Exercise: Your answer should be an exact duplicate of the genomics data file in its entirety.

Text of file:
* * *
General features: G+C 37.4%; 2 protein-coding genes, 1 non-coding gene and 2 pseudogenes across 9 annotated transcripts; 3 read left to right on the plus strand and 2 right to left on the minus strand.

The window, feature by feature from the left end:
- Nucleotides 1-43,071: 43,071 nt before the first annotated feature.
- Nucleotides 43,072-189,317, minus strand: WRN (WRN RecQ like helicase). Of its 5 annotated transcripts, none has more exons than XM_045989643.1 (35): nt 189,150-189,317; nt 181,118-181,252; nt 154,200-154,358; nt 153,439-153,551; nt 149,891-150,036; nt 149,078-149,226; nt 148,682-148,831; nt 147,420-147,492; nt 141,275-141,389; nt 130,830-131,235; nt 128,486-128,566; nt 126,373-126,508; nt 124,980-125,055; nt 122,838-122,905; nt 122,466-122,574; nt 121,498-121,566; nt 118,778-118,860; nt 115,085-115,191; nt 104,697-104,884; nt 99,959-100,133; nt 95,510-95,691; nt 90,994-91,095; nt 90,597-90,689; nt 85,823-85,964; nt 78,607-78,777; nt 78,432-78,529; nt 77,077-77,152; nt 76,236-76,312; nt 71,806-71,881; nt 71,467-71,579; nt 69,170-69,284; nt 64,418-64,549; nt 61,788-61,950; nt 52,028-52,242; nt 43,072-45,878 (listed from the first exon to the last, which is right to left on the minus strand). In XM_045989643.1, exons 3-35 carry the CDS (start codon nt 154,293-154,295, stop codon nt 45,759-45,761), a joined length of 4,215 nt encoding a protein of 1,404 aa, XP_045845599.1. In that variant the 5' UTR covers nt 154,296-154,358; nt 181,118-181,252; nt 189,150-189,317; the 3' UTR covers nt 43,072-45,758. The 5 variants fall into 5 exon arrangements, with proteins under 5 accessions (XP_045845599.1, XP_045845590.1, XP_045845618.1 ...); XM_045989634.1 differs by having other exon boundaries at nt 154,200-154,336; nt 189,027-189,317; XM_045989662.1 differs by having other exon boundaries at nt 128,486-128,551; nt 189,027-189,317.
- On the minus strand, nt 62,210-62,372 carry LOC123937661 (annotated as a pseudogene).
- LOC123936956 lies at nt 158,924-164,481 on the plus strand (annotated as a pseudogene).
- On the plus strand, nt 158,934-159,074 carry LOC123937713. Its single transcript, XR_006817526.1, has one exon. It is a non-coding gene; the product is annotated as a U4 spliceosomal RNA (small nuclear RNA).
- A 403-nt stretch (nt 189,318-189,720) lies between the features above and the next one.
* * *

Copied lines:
General features: G+C 37.4%; 2 protein-coding genes, 1 non-coding gene and 2 pseudogenes across 9 annotated transcripts; 3 read left to right on the plus strand and 2 right to left on the minus strand.

The window, feature by feature from the left end:
- Nucleotides 1-43,071: 43,071 nt before the first annotated feature.
- Nucleotides 43,072-189,317, minus strand: WRN (WRN RecQ like helicase). Of its 5 annotated transcripts, none has more exons than XM_045989643.1 (35): nt 189,150-189,317; nt 181,118-181,252; nt 154,200-154,358; nt 153,439-153,551; nt 149,891-150,036; nt 149,078-149,226; nt 148,682-148,831; nt 147,420-147,492; nt 141,275-141,389; nt 130,830-131,235; nt 128,486-128,566; nt 126,373-126,508; nt 124,980-125,055; nt 122,838-122,905; nt 122,466-122,574; nt 121,498-121,566; nt 118,778-118,860; nt 115,085-115,191; nt 104,697-104,884; nt 99,959-100,133; nt 95,510-95,691; nt 90,994-91,095; nt 90,597-90,689; nt 85,823-85,964; nt 78,607-78,777; nt 78,432-78,529; nt 77,077-77,152; nt 76,236-76,312; nt 71,806-71,881; nt 71,467-71,579; nt 69,170-69,284; nt 64,418-64,549; nt 61,788-61,950; nt 52,028-52,242; nt 43,072-45,878 (listed from the first exon to the last, which is right to left on the minus strand). In XM_045989643.1, exons 3-35 carry the CDS (start codon nt 154,293-154,295, stop codon nt 45,759-45,761), a joined length of 4,215 nt encoding a protein of 1,404 aa, XP_045845599.1. In that variant the 5' UTR covers nt 154,296-154,358; nt 181,118-181,252; nt 189,150-189,317; the 3' UTR covers nt 43,072-45,758. The 5 variants fall into 5 exon arrangements, with proteins under 5 accessions (XP_045845599.1, XP_045845590.1, XP_045845618.1 ...); XM_045989634.1 differs by having other exon boundaries at nt 154,200-154,336; nt 189,027-189,317; XM_045989662.1 differs by having other exon boundaries at nt 128,486-128,551; nt 189,027-189,317.
- On the minus strand, nt 62,210-62,372 carry LOC123937661 (annotated as a pseudogene).
- LOC123936956 lies at nt 158,924-164,481 on the plus strand (annotated as a pseudogene).
- On the plus strand, nt 158,934-159,074 carry LOC123937713. Its single transcript, XR_006817526.1, has one exon. It is a non-coding gene; the product is annotated as a U4 spliceosomal RNA (small nuclear RNA).
- A 403-nt stretch (nt 189,318-189,720) lies between the features above and the next one.